theater


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Related to theater: thesaurus
See: scene
References in classic literature ?
"Anna Arkadyevna gave orders to announce that she has gone to the theater."
To his relief Alexey Alexandrovitch was not in the theater that evening.
So whenever he comes now, you shall see, yes, that the theater will not hold the people.
In the theaters at Hanover, Hamburg, and Mannheim, they had a wise custom.
There was not even standing room left in that part of the theater.
When the applause broke out in a perfect frenzy of cries and clapping of hands, she sat perfectly unmoved by the enthusiasm which pervaded the theater. The man behind her (annoyed, as I supposed, by the marked indifference which she showed to the performance) tapped her impatiently on the shoulder, as if he thought that she was quite capable of falling asleep in her stall.
Until well into the seventeenth century, to be sure, the London companies made frequent tours through the country, but that was chiefly when the prevalence of the plague had necessitated the closing of the London theaters or when for other reasons acting there had become temporarily unprofitable.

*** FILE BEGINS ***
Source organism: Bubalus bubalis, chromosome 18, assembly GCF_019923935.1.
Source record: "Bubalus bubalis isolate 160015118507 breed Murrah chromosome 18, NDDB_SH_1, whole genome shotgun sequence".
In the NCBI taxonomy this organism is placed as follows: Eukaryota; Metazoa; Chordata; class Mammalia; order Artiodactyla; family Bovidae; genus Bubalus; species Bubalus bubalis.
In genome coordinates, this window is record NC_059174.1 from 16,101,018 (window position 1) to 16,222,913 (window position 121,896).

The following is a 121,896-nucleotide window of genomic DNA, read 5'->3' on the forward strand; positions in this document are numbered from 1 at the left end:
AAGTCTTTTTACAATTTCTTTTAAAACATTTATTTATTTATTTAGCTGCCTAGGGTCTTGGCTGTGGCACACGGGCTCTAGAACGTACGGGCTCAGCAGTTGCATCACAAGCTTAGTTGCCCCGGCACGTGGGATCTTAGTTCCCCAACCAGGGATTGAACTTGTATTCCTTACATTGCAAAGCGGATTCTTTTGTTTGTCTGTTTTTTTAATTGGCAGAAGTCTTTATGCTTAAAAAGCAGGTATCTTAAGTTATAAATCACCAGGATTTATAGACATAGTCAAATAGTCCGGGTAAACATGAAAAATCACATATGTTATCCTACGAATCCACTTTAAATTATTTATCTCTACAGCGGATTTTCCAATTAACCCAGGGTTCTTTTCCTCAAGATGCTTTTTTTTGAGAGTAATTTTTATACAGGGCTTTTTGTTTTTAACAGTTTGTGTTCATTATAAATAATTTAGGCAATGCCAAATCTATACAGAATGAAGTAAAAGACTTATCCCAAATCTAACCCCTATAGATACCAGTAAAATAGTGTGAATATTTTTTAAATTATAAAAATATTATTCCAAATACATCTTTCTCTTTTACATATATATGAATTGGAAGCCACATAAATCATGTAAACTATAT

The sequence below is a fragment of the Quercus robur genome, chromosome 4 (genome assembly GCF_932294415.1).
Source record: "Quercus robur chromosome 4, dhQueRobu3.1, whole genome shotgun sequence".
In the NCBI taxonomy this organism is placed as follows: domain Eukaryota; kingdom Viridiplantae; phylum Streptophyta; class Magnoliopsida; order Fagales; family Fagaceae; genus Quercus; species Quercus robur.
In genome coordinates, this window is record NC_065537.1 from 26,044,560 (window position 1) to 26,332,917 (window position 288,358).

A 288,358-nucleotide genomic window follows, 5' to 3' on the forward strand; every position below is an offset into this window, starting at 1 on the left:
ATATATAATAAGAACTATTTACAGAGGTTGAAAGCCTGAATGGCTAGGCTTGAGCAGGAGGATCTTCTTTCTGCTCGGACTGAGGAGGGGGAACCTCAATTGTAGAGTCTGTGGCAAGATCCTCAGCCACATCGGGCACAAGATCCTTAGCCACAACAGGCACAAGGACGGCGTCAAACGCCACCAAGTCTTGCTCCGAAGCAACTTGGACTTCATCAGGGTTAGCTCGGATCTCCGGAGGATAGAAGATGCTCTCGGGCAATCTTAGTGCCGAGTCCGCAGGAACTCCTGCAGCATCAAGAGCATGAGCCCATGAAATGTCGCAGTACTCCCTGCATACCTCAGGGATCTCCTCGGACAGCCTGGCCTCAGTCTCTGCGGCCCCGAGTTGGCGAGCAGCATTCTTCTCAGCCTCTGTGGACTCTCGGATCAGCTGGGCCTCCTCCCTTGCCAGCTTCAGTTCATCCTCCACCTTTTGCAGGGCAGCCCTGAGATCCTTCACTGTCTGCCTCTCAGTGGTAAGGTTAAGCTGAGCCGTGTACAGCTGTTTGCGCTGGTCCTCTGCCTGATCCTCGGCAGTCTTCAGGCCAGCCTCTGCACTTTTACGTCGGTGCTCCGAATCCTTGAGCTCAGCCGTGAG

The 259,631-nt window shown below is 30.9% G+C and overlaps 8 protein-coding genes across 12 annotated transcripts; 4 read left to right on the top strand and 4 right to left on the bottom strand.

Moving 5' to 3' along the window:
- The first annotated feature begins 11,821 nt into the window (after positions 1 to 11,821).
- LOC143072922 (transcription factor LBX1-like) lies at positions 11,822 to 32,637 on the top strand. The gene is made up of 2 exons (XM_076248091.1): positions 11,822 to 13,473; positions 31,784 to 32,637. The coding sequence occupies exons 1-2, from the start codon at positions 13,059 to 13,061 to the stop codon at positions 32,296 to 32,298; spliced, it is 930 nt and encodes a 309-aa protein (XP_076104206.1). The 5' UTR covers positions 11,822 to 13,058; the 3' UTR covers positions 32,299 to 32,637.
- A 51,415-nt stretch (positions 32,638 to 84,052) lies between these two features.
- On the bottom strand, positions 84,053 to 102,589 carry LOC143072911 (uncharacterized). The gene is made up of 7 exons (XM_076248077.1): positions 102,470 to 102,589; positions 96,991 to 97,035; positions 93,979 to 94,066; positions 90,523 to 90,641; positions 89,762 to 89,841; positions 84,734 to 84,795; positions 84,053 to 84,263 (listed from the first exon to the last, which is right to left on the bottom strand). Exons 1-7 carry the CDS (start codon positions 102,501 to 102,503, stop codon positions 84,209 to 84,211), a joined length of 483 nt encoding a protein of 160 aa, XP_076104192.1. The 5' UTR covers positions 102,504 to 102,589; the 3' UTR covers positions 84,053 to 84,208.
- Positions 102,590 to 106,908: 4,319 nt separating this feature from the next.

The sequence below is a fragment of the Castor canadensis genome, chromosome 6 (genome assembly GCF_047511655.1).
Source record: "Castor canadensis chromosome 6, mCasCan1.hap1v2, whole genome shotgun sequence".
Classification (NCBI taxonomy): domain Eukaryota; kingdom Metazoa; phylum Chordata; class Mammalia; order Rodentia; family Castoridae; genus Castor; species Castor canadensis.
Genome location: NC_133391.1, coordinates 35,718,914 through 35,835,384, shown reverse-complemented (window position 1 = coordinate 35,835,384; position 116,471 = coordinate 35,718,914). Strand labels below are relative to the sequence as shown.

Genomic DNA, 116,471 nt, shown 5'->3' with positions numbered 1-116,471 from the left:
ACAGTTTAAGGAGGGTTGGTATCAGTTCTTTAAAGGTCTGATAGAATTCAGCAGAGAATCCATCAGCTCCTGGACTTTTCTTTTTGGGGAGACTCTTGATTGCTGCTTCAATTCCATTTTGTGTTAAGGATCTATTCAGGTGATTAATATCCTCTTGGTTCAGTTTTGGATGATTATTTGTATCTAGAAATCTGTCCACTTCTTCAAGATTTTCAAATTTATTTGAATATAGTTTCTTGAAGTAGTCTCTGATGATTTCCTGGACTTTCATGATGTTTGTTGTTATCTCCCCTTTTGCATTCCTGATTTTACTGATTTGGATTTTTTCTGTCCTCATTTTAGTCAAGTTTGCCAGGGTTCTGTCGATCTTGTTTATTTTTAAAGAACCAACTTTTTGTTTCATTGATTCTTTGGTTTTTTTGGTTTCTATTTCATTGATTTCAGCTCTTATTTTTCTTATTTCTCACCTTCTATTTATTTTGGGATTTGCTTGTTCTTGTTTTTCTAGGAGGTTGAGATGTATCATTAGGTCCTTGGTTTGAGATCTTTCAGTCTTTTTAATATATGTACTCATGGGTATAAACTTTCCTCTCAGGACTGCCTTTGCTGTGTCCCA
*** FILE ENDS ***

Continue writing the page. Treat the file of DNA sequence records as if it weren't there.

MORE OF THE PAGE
It should be added that from the latter part of Elizabeth's reign there existed within the city itself certain 'private' theaters, used by the boys' companies and others, whose structure was more like that of the theaters of our own time and where plays were given by artificial light.
If we would picture to ourselves what these first English plays were like, we must not think of a brilliantly lighted theater pranked out and fine with red and gold and white such as we know.
But did you ever wonder how plays and theaters came to be?
The theater was full of people, enjoying the spectacle and laughing till they cried at the antics of the two Marionettes.
"Very possibly the theater of war will move so near to us that..."